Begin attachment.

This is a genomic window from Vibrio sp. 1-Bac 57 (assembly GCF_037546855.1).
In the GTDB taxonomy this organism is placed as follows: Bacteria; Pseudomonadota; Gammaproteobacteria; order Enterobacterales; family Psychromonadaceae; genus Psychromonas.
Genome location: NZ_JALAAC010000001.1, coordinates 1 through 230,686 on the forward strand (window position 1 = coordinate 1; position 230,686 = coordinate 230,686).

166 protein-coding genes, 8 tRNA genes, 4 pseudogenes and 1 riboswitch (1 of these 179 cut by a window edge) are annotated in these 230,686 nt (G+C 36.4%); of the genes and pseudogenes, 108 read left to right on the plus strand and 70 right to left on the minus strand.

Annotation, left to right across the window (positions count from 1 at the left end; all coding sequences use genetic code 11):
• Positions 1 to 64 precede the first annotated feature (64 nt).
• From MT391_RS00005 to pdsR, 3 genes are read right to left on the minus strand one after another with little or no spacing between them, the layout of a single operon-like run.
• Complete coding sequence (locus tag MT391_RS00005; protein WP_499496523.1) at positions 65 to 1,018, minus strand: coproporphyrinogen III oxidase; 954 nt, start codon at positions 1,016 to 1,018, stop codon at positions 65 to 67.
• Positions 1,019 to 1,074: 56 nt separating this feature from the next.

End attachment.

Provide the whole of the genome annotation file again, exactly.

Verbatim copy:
This is a genomic window from Vibrio sp. 1-Bac 57 (assembly GCF_037546855.1).
In the GTDB taxonomy this organism is placed as follows: Bacteria; Pseudomonadota; Gammaproteobacteria; order Enterobacterales; family Psychromonadaceae; genus Psychromonas.
Genome location: NZ_JALAAC010000001.1, coordinates 1 through 230,686 on the forward strand (window position 1 = coordinate 1; position 230,686 = coordinate 230,686).

166 protein-coding genes, 8 tRNA genes, 4 pseudogenes and 1 riboswitch (1 of these 179 cut by a window edge) are annotated in these 230,686 nt (G+C 36.4%); of the genes and pseudogenes, 108 read left to right on the plus strand and 70 right to left on the minus strand.

Annotation, left to right across the window (positions count from 1 at the left end; all coding sequences use genetic code 11):
• Positions 1 to 64 precede the first annotated feature (64 nt).
• From MT391_RS00005 to pdsR, 3 genes are read right to left on the minus strand one after another with little or no spacing between them, the layout of a single operon-like run.
• Complete coding sequence (locus tag MT391_RS00005; protein WP_499496523.1) at positions 65 to 1,018, minus strand: coproporphyrinogen III oxidase; 954 nt, start codon at positions 1,016 to 1,018, stop codon at positions 65 to 67.
• Positions 1,019 to 1,074: 56 nt separating this feature from the next.